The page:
Mary Grace Garis
May 23, 2016 7:58 am
Paramount Pictures

I was triggered again the last time I watched Pretty In Pink. The moment Andie comes out in that polka dot monstrosity, declaring she was going to prom in spite of Blane ditching her, it all came back. I could see my scrawny 17-year-old self on the floor of a banquet hall, all melted Nancy Spungen curls and a frothy Jovani dress with a black sequin bodice and white tulle, heartbroken because my teen love wasn’t coming. It was an image that broke my heart time and time again, yet this time I had to hold back a snicker… somehow, I had gotten over my Prom Complex, although it was a hell of a journey.

In spite of all my alt girl leanings, I spent my adolescence dreaming of prom night, and 17-year-old Mary Grace wasn’t going to let anything stop me from attending junior prom… even in the shadow of a break up. I probably should’ve expected disaster from the start, because to be perfectly fair, my ex-boyfriend made it very clear that he didn’t want to go. I took his initial agreement to attend and ran with it. After all, we were “broken up” in the adorable way where you keep hooking up with each other and spouting gooey sentiments for several, several years. Naturally, every time Teen Mary Grace heard him try to back out she would beg him to calm down, reasoning to herself that if he was saying he loved her, he would follow through. The delusion was as adorable as it is sad.

It finally came to head on the night of prom when he alerted me he was not going with me. Instead, my Canadian-born ex-beau decided that today was the day he was going to apply for US citizenship. Also, go to hell, Teen Mary Grace.

My first instinct was to, you know, low-key curl up in bed and die. But after lightly begging my friend Melissa (my ersatz Duckie who had zero designs on attending this thing) I decided I needed to show up and save face. So we went, and the night was predictably awful, from the rain that battered down on us to the mediocre chicken marsala to, I don’t know, the hoards of upper-middle class white kids grinding to “Get Low.” During the night I had Melissa take that infamous image of me on the floor, and while my face didn’t betray any sadness, the expression had me looking decidedly lost. I went home feeling dejected by the whole experience, and sometime around 2a.m. my ex called me, mildly repentant, asking how it all went. Uh, how do you think it went? Cue waterfall of tears here.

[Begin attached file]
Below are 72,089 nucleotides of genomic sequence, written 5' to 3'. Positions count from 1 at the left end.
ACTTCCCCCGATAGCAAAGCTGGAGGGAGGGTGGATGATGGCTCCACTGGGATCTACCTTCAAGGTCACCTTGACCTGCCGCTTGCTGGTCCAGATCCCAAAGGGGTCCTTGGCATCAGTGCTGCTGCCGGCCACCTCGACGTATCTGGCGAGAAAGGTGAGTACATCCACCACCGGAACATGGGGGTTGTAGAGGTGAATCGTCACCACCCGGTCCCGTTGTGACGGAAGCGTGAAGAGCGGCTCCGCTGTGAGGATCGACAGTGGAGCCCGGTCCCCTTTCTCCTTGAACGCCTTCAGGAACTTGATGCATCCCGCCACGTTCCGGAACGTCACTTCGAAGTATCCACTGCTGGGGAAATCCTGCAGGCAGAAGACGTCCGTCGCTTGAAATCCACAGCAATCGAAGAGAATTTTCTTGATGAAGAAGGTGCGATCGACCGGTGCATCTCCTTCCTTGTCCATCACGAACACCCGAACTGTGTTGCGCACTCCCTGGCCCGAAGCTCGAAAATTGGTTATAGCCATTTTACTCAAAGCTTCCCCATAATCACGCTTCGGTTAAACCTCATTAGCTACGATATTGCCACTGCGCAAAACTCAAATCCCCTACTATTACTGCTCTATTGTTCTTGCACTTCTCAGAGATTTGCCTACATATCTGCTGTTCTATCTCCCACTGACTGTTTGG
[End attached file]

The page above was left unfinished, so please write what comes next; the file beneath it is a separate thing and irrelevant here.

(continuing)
Mary Grace Garis

I wish I could say that the following year I went to senior prom with a dashing new boy, that there are several wholesome photos of us in that awkward arms-over-stomach pregnancy pose. Short summary: no. Instead senior year I hosted a faux prom at my friend Jamie’s house, in which I downed a bunch of Jello shots and “won” prom queen. It became the first of many melodramatic efforts to satiate my Prom Complex.

See, every year following the disastrous junior prom something would trigger that complex and break my heart all over again. I remember bursting into tears watching my brother’s senior prom photo shoot, feeling like a part of me was missing. Then came the day I consigned my Jovani dress at a Philadelphia vintage shop for a mere $30, a fraction of the ridiculous $310 price. I didn’t even care; I just needed it to stop mocking me from my closet, making me feel like a millennial Miss Havisham. And so it went on… May and June would roll around and I would feel like I was back on the floor again.

So how was it that in the midst of peak prom season again, as I watched Molly Ringwald put on a brave face and a regrettable frock as I did years before, I was finally snickering?

“Time heals all” would be a trite lesson to apply to all of this, as would “it’s normal to stay hung up on things until life gets good in your mid-20s.” Maybe in that moment, though, I was finally able to process the heavy weight pop culture and society places on prom, and realize that I was being nostalgic for a time in my life that didn’t even matter.

Yes, Virginia, it totally sucked having my prom date abandon me, it sucked not going to prom the following year, the entire rite of passage was soured for me. At the end of the day, though, what is prom if not a culmination, a celebration of high school, a place that I pretty much hated (see: alt girl leanings). By the time I watched Pretty In Pink that night, that memory was almost a decade old, and I had worn many more beautiful dresses, had my heart broken by plenty of other boys in a variety of grand ways. I was living in the city I loved, surrounded by people who adored me, and writing about the film for the most recent of many writing assignments. Seriously, I grew up to be someone who writes about John Hughes films for a living, nothing’s cooler than that.

And my high school boyfriend? He did eventually end up going to prom… years later with a new high school girlfriend. But I hope he’s well.

If I were to get on the floor with that 17-year-old today, I would pet her melted Nancy Spungen curls and tell not to get so hung up on the significance of one day. That even though she probably shouldn’t have been so persistent, it was strong of her to go to prom, but also don’t think for a second that this moment will hold a candle to all the adventures that lied ahead. I would tell her to dry her tears and cheer up, kid.

You’re going to let them know they didn’t break you.

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